Commentary: Why the Tech Rally Is No Freak Performance
That sound from Wall Street this week was the sharp snap of minds changing about technology stocks. The NASDAQ Composite Index average jumped 5% on July 7 and 8, to cross 1,700 for the first time since May, 2002. It's now up 31% for the year. The biggest catalyst was a survey of corporate technology buyers that Goldman, Sachs & Co. released on July 7, saying that tech spending will rise about 5% next year by Goldman's reckoning, the first gain since 2000. That may not sound like much, but consider the source: Goldman has been bearish on tech for two-plus years.
Is Wall Street getting carried away? Maybe, but not as much as it may seem. Tech companies have been beating their earnings estimates for the first time in two years. Renewed business confidence is raising hopes that CEOs may start spending again. And because info-tech companies have cut costs so drastically over the past three years, even a modest uptick in capital spending should fall straight to the bottom line.
Profit expectations are rising as fast as stock prices. The price-earnings ratio for the 80 tech stocks in the Standard & Poor's 500-stock index is 28, compared to 18 for the S&P 500. That's the same as it was in early January, despite a 21% gain in blue-chip tech stocks this year. That's possible because investors expect profits from early 2004 to be 20% higher than in early 2003.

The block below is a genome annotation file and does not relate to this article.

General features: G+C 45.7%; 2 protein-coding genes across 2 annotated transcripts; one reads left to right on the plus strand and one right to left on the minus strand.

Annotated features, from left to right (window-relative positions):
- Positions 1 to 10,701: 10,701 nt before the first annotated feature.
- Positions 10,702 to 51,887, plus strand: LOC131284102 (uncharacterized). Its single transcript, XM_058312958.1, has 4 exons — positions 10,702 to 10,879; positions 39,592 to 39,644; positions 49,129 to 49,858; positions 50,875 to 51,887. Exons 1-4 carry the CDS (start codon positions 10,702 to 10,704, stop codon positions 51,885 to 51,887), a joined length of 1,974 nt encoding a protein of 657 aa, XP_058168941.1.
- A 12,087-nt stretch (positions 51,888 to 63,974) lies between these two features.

The tech story has been slowly improving all year. Info-tech companies beat analysts' estimates in the first quarter, with earnings up 17% from early 2002. Second-quarter profits should grow 20%, says Thomson Financial First Call, rising to 29% for the whole year. Optimists also point to a 14% jump in June sales at bellwether chipmaker Taiwan Semiconductor Manufacturing (TSM ) Co., which may signal more PC demand.
More important, sentiment is improving in the corner office. Randell Moore, editor of newsletter Blue Chip Economic Indicators in Kansas City, Mo., predicts a 7.5% hike in capital spending next year, up from 1.1% in 2003. And on July 8, the National Association of Business Economists said spending on computers and telecom gear will be "significantly stronger than for overall capital spending."
Tech companies are lean enough to make an earnings recovery on the slimmest uptick in demand. Tech's 17% first-quarter earnings gain was achieved with only a 2% rise in revenue. Look at Hewlett-Packard (HPQ ) Co. After $3.5 billion in cost cuts, analysts think HP will triple last year's October quarter earnings on only a 6% revenue gain. At some point, though, demand needs to pick up to keep the momentum going. "You really have to have that recovery in '04," says Bill Keithler, director of sector investments at Invesco Funds Group in Denver. "We think we will."
This isn't a cue to buy everything at any price. Dot-com leaders eBay (EBAY ) Inc. and Amazon.com (AMZN ) Inc. are so pricey, even bulls counsel a cooling-off period. The doubling and tripling of share prices at weaker companies is riskier yet. Sun Microsystems (SUNW ) Inc., even at $5 a share, trades at 50 times fiscal 2004's projected earnings.
Yet the market is doing what it's supposed to do -- predict a recovery just before it arrives. As is always the case, some people won't believe it's real until companies move from talking about spending to actually whipping out the wallet. But that's a natural consequence of the disappointments of the last three years. Tech's long winter is finally drawing to a close.
By Timothy J. Mullaney
With Ben Elgin and Jim Kerstetter in San Mateo, Calif.